The following was written by Al Hunt, retired American journalist who writes now and then.
Maybe the polls and conventional wisdom are right: Joe Biden and Donald Trump will slug it out next year in a very tight race. But with 17 months yet to go, in more instances than not, the dynamics of presidential races change markedly.
I sat down with Peter Hart, who for 50 years was America’s premier Democratic pollster. For three decades he — and first, the equally respected Republican Bob Teeter, and then Public Opinion Strategies — conducted the Wall Street Journal/NBC News poll, considered the gold standard. We examined eight of these surveys, from 1991 to 2019, all 17 months out from the presidential election.
Yes, there were a few that followed form; more didn’t.
If the static analysis of 17 months earlier had held, we might have had Presidents Joe Lieberman, Rudy Giuliani or Fred Thompson. Bill Clinton, Barack Obama and Donald Trump never would have gotten near 1600 Pennsylvania Avenue.
“Seventeen months out, we look at the micro but fail to see the macro,” says Hart, who was a little taken aback by a few of the results of the surveys he had conducted. “Elections are about candidates and conditions — and they often change.”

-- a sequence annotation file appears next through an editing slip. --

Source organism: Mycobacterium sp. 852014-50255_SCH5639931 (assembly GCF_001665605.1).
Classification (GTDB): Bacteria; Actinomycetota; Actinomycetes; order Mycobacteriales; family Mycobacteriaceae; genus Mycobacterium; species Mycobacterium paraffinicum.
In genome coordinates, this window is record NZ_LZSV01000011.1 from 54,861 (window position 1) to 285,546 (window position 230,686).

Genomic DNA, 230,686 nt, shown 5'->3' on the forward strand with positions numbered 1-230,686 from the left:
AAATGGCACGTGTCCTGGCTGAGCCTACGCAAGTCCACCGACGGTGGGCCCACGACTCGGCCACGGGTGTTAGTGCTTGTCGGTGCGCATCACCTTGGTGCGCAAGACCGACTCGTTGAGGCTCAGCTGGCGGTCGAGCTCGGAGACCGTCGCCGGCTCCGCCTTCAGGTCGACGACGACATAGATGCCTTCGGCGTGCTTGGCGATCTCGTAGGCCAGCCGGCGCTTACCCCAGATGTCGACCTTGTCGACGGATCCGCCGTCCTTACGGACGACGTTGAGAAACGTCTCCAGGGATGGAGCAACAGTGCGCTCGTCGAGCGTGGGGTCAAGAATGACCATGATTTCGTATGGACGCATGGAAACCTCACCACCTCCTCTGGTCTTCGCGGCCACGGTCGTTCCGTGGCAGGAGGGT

In 1991, the first Wall Street Journal/NBC News poll in this series, the only trial heat was between Republican President George H.W. Bush and New York Gov. Mario Cuomo, the presumed Democratic nominee. Bill Clinton didn’t even announce his candidacy until October. (That probably would be too late now, but Labor Day might not be.)
Four years later, President Clinton had a 46% approval rating and was running even with Republican Bob Dole. But within a few months, the new Speaker of the House, Newt Gingrich, became the face of the GOP, to the president’s advantage.
“Gingrich was a key element in the 1996 election,” Hart says. “Clinton had a foil.” He beat Dole by more than 8 points.
It’s notable that the two other Democratic incumbents in the surveys had higher approval ratings at this stage than Biden’s 42%: Obama was at 49%. Moreover, in both 1996 and 2012, the economy was on the upswing; it may not be next year.
With Trump and Biden, name recognition isn’t an issue. If one of them drops out for any reason, it might initially advantage Vice President Kamala Harris or former Vice President Mike Pence. Hart reminds that in July 2003, Joe Lieberman, the previous vice-presidential nominee, led the Democratic field. Five years later, he no longer was a Democrat. Similarly for Republicans, in June 2007 Rudy Giuliani and Fred Thompson were the frontrunners; neither made it beyond January.
One who did make it past January but fell from his peak before the election — barely — was George W. Bush. Seventeen months out from the 2000 election, Bush was lapping everyone, running 15 points ahead of Al Gore. In the actual election, Gore won the popular vote but narrowly lost the electoral college.
“The Bush name gave him cred in June 1999,” Hart notes, “but that only lasts so long.”